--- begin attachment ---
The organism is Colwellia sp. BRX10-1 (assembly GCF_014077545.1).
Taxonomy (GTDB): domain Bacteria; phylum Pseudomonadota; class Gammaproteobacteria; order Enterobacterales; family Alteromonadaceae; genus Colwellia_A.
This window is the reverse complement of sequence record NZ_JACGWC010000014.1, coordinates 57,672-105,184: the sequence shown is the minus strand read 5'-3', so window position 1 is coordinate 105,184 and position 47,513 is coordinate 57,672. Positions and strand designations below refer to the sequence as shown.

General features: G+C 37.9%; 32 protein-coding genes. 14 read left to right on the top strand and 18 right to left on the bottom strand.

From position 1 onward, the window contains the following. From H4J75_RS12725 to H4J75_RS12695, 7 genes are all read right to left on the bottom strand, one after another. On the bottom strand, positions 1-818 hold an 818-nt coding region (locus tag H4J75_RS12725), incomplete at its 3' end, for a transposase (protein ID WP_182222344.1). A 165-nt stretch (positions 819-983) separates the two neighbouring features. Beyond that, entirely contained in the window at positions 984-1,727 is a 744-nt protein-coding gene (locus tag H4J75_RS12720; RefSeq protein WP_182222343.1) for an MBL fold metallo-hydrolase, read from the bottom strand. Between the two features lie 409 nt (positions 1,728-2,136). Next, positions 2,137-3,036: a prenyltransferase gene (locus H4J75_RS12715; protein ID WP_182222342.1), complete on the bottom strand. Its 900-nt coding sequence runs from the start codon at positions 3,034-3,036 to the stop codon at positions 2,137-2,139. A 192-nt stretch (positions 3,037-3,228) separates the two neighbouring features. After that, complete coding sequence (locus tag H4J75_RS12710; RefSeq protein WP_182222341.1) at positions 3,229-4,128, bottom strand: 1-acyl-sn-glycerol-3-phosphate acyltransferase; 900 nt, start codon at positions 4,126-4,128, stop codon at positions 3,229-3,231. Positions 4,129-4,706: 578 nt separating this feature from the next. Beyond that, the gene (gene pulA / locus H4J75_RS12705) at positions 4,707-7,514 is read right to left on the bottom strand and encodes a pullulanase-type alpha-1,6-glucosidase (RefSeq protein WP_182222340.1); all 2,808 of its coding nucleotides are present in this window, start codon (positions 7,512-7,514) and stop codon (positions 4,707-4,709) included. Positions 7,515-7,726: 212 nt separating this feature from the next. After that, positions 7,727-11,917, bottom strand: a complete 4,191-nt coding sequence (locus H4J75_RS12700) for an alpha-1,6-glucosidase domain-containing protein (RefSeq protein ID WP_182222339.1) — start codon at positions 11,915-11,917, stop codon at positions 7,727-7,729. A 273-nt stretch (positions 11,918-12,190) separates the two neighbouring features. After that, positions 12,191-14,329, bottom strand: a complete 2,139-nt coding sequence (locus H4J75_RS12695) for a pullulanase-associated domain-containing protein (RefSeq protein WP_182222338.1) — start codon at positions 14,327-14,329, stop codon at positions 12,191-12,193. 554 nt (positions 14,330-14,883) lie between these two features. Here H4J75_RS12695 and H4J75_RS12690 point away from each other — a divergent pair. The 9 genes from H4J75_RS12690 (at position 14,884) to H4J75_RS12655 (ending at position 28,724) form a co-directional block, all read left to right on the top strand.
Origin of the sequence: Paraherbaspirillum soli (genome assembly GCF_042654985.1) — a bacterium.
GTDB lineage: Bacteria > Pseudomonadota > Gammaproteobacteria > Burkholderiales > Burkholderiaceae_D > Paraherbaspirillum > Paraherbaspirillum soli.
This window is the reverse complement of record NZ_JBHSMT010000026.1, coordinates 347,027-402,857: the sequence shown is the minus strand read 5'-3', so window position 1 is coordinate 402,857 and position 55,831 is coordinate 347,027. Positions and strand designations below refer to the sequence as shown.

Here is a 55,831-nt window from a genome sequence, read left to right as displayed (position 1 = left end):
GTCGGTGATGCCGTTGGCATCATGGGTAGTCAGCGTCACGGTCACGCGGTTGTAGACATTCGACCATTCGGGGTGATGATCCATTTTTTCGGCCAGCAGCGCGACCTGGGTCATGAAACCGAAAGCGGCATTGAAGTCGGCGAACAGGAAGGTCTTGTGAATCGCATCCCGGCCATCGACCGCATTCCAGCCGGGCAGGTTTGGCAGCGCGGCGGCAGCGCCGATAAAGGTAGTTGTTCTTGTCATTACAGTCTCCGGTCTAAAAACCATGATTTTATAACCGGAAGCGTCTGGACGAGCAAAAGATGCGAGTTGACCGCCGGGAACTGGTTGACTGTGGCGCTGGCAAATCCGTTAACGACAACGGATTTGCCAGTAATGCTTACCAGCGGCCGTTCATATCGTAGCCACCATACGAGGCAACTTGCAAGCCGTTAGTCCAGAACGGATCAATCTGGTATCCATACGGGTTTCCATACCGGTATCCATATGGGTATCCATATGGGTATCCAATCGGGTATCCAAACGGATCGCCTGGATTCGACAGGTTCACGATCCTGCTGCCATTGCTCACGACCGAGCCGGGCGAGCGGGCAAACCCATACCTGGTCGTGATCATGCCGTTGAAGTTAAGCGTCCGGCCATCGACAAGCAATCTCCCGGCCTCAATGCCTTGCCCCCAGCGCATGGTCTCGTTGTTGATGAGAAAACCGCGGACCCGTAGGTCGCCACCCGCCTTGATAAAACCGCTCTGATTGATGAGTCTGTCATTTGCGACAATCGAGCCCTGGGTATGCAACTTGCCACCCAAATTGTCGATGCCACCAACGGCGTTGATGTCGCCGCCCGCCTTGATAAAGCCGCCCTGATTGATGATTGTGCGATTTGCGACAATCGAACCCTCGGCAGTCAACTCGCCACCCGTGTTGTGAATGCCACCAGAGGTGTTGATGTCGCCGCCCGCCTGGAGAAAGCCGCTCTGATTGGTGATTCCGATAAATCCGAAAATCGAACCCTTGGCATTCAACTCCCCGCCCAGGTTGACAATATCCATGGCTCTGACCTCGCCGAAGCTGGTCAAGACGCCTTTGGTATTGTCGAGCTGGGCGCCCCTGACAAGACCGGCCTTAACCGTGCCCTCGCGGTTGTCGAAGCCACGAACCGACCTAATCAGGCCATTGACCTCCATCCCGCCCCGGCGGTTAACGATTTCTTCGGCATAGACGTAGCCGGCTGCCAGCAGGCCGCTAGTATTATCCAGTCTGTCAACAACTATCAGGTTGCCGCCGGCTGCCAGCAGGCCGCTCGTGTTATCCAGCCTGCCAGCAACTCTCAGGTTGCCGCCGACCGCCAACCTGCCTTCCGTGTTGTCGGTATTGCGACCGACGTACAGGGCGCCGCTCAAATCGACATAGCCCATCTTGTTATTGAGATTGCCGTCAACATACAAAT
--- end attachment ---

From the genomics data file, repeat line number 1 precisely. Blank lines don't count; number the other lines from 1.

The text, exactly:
The organism is Colwellia sp. BRX10-1 (assembly GCF_014077545.1).